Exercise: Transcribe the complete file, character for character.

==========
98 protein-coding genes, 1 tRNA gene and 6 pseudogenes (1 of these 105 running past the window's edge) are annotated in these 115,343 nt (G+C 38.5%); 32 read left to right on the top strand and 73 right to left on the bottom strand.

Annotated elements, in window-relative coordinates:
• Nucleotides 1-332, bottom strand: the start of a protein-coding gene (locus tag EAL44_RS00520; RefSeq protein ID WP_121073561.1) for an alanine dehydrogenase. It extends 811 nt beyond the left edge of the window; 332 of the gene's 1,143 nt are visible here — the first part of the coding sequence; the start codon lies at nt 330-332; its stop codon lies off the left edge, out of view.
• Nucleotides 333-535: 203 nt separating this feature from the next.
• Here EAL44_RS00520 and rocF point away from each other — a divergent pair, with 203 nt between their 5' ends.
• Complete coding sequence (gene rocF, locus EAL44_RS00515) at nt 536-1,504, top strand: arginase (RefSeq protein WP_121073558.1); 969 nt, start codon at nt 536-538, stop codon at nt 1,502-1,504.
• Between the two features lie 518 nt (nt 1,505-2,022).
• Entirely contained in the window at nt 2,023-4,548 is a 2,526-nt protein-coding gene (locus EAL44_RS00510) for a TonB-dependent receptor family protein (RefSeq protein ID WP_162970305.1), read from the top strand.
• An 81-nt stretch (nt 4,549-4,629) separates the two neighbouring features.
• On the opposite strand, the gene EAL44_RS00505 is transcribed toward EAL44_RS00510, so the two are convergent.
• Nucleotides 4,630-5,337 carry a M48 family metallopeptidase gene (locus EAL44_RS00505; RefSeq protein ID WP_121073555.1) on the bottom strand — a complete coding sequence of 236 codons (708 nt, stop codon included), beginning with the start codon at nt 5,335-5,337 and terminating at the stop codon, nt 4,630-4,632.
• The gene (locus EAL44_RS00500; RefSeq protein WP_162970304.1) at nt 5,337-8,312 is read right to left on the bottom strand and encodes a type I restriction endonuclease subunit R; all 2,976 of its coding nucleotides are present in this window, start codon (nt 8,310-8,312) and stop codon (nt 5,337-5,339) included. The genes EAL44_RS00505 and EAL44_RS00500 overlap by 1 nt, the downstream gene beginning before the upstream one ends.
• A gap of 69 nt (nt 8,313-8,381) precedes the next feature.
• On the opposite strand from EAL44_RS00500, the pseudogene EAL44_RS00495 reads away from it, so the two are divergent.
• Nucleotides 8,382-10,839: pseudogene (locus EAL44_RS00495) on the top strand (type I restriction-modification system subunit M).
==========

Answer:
98 protein-coding genes, 1 tRNA gene and 6 pseudogenes (1 of these 105 running past the window's edge) are annotated in these 115,343 nt (G+C 38.5%); 32 read left to right on the top strand and 73 right to left on the bottom strand.

Annotated elements, in window-relative coordinates:
• Nucleotides 1-332, bottom strand: the start of a protein-coding gene (locus tag EAL44_RS00520; RefSeq protein ID WP_121073561.1) for an alanine dehydrogenase. It extends 811 nt beyond the left edge of the window; 332 of the gene's 1,143 nt are visible here — the first part of the coding sequence; the start codon lies at nt 330-332; its stop codon lies off the left edge, out of view.
• Nucleotides 333-535: 203 nt separating this feature from the next.
• Here EAL44_RS00520 and rocF point away from each other — a divergent pair, with 203 nt between their 5' ends.
• Complete coding sequence (gene rocF, locus EAL44_RS00515) at nt 536-1,504, top strand: arginase (RefSeq protein WP_121073558.1); 969 nt, start codon at nt 536-538, stop codon at nt 1,502-1,504.
• Between the two features lie 518 nt (nt 1,505-2,022).
• Entirely contained in the window at nt 2,023-4,548 is a 2,526-nt protein-coding gene (locus EAL44_RS00510) for a TonB-dependent receptor family protein (RefSeq protein ID WP_162970305.1), read from the top strand.
• An 81-nt stretch (nt 4,549-4,629) separates the two neighbouring features.
• On the opposite strand, the gene EAL44_RS00505 is transcribed toward EAL44_RS00510, so the two are convergent.
• Nucleotides 4,630-5,337 carry a M48 family metallopeptidase gene (locus EAL44_RS00505; RefSeq protein ID WP_121073555.1) on the bottom strand — a complete coding sequence of 236 codons (708 nt, stop codon included), beginning with the start codon at nt 5,335-5,337 and terminating at the stop codon, nt 4,630-4,632.
• The gene (locus EAL44_RS00500; RefSeq protein WP_162970304.1) at nt 5,337-8,312 is read right to left on the bottom strand and encodes a type I restriction endonuclease subunit R; all 2,976 of its coding nucleotides are present in this window, start codon (nt 8,310-8,312) and stop codon (nt 5,337-5,339) included. The genes EAL44_RS00505 and EAL44_RS00500 overlap by 1 nt, the downstream gene beginning before the upstream one ends.
• A gap of 69 nt (nt 8,313-8,381) precedes the next feature.
• On the opposite strand from EAL44_RS00500, the pseudogene EAL44_RS00495 reads away from it, so the two are divergent.
• Nucleotides 8,382-10,839: pseudogene (locus EAL44_RS00495) on the top strand (type I restriction-modification system subunit M).